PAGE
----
Have fun and be safe
     
  10. Jan 7, 2012 at 12:18 PM
    #10
    jgwheeler17

    jgwheeler17 I'm a zit. Get it?

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    i would say learn ARC welding first. it's the true roots welding and it's a lot of fun. i won't go as far to say "anyone" can MIG weld, but it's not very difficult and once you can ARC weld, you can MIG weld, easy. if you can learn how to set your amps, select the right rod for the metal and causally strike up and arc without it sticking to the metal and then j-weave (how i do it) on down the seam to make a pretty bead, youre unstoppable. . . . that way if you are in a shop and need to weld and that guys dads old Lincoln ARC welder that's been sitting in the corner is just collecting dust, you can fire it right up and do the job. no need for gas, and wires.

    but that's just my opinion. i have to do a lot of "custom fab" i'll call it, for work. aka, cut and weld up a bunch of angle iron for different shit, and all we have is an ARC welder. in high school the MIG welder was what the girls used :laugh:



    yes i went to a high school that rural :anonymous:
     
  11. Jan 7, 2012 at 12:33 PM
    #11
    Robertgeejr1

    Robertgeejr1 Well-Known Member

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    I have done all the hi-pro mods for a life time, since I got this truck at a great price, I will be happy with showroom new.
    one more thing, get some good protection garments and set aside some old cloths you dont mind hole in, and get that protection because the thing you will shower with sparks is your BALLS!
     
  12. Jan 7, 2012 at 8:39 PM
    #12
    Prerunner2511

    Prerunner2511 washed in the blood and wrapped in camoflauge!

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    I learned with a torch and a copper wire lol but MIG is pretty easy to learn go with that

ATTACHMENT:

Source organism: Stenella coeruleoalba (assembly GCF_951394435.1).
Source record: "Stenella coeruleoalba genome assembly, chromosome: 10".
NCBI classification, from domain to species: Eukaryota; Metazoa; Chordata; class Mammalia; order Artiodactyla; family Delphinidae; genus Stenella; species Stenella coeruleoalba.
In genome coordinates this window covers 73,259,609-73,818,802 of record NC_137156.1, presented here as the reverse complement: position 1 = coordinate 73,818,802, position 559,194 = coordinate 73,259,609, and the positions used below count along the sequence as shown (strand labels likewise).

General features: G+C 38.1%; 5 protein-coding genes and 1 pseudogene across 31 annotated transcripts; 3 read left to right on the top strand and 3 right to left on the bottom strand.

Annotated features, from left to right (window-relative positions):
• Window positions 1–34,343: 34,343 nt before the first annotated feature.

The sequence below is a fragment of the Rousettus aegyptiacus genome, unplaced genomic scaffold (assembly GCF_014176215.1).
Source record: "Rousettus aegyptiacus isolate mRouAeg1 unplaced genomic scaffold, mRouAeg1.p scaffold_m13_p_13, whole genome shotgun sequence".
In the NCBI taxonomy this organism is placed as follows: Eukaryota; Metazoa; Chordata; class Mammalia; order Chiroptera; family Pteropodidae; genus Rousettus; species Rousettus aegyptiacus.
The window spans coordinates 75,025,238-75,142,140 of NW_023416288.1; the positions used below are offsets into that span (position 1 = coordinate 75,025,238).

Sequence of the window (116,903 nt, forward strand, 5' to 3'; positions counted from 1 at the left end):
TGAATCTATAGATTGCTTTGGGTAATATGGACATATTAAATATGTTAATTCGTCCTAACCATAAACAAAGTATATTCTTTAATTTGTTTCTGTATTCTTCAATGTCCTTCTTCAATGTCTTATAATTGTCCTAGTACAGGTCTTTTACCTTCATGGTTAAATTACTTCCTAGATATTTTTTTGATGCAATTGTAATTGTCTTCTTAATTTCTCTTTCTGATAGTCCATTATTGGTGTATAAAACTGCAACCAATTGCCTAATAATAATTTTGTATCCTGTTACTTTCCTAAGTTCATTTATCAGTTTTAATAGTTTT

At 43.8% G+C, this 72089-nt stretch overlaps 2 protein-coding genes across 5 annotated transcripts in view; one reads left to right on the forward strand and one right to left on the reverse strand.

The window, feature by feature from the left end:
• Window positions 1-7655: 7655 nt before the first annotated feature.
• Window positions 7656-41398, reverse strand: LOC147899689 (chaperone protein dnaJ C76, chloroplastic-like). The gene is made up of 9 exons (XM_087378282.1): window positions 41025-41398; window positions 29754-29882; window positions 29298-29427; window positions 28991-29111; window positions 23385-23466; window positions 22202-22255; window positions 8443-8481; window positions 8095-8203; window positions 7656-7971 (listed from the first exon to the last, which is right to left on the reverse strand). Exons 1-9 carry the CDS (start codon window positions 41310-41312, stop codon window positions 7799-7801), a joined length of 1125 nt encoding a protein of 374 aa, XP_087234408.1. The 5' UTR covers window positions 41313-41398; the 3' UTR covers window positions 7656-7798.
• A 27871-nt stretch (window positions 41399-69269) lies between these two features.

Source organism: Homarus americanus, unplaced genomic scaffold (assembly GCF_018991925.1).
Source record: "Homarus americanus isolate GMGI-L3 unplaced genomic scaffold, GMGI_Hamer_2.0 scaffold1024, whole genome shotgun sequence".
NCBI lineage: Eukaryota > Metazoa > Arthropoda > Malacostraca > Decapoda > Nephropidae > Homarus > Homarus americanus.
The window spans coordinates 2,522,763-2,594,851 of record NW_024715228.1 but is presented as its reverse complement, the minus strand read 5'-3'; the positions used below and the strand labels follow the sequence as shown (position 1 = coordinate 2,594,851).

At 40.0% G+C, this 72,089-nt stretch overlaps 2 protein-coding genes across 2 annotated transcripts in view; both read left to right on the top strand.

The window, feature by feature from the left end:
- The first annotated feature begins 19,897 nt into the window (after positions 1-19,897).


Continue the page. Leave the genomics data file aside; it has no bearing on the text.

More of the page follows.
13. Jan 7, 2012 at 8:43 PM
    #13
    Rebel Taco 22

    Rebel Taco 22 mall crawler

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    I also want to learn how to weld. I believe I will get a millermatic 211 and teach myself watching videos and reading books etc. Then later go to a class.
     
  14. Jan 7, 2012 at 8:53 PM
    #14
    jgwheeler17

    jgwheeler17 I'm a zit. Get it?

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    yeah the classic "finish welding, smile at your accomplishment. . . . HOLY SHIT SOMETHING IS BURNING THE TOP OF MY FOOT!!" as a mini chunk of metal slowly works it's way through your tennis shoe. been there, done that.
     
  15. Jan 8, 2012 at 6:17 AM
    #15
    Prerunner2511

    Prerunner2511 washed in the blood and wrapped in camoflauge!

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    Trust me man, millers are great dont get me wrong, I've used them and never had problems, but if i was you i'd spend the extra money and get a Lincoln Electric. I love everyone of them that ive used. Quality speaks for itself :)

    I do understand the cost factor all too well and if your just starting and want a good welder thats not going to drain your wallet to bad, go to harbor freight and get a hobart. Ive seen them on sale for around $275 but they usually go everyday for around $350. My buddy has a hobart and he loves it for little fabrication work and what not. hope i could help! AJ
     
  16. Jan 9, 2012 at 11:39 AM
    #16
    takamineman

    takamineman Active Member

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    My first choice would be a good class at a Community College...because it would be more structured and not leave out details that may be important eventually. After that, ask around the auto shops around your town and you can probably find someone that could help you get started. After that, you tube has alot of how to videos.
     
  17. Jan 9, 2012 at 12:12 PM
    #17
    396tears

    396tears Well-Known Member

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    go to welding school LOL